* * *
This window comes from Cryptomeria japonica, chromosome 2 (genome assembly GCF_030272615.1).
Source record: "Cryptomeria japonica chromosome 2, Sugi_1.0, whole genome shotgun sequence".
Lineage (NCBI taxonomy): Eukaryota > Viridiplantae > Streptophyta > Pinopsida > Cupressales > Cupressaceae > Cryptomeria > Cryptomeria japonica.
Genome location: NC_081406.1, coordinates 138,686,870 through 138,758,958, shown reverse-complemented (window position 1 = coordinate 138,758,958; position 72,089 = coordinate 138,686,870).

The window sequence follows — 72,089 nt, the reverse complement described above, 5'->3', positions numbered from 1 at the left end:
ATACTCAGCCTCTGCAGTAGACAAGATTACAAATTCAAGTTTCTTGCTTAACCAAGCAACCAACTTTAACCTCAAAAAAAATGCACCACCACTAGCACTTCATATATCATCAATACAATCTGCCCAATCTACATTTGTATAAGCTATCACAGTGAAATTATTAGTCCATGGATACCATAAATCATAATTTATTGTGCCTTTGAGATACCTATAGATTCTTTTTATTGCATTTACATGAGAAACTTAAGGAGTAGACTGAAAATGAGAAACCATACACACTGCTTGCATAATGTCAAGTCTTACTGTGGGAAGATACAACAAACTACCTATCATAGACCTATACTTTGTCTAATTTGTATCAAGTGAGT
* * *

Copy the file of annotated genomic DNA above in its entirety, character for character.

This window comes from Cryptomeria japonica, chromosome 2 (genome assembly GCF_030272615.1).
Source record: "Cryptomeria japonica chromosome 2, Sugi_1.0, whole genome shotgun sequence".
Lineage (NCBI taxonomy): Eukaryota > Viridiplantae > Streptophyta > Pinopsida > Cupressales > Cupressaceae > Cryptomeria > Cryptomeria japonica.
Genome location: NC_081406.1, coordinates 138,686,870 through 138,758,958, shown reverse-complemented (window position 1 = coordinate 138,758,958; position 72,089 = coordinate 138,686,870).

The window sequence follows — 72,089 nt, the reverse complement described above, 5'->3', positions numbered from 1 at the left end:
ATACTCAGCCTCTGCAGTAGACAAGATTACAAATTCAAGTTTCTTGCTTAACCAAGCAACCAACTTTAACCTCAAAAAAAATGCACCACCACTAGCACTTCATATATCATCAATACAATCTGCCCAATCTACATTTGTATAAGCTATCACAGTGAAATTATTAGTCCATGGATACCATAAATCATAATTTATTGTGCCTTTGAGATACCTATAGATTCTTTTTATTGCATTTACATGAGAAACTTAAGGAGTAGACTGAAAATGAGAAACCATACACACTGCTTGCATAATGTCAAGTCTTACTGTGGGAAGATACAACAAACTACCTATCATAGACCTATACTTTGTCTAATTTGTATCAAGTGAGT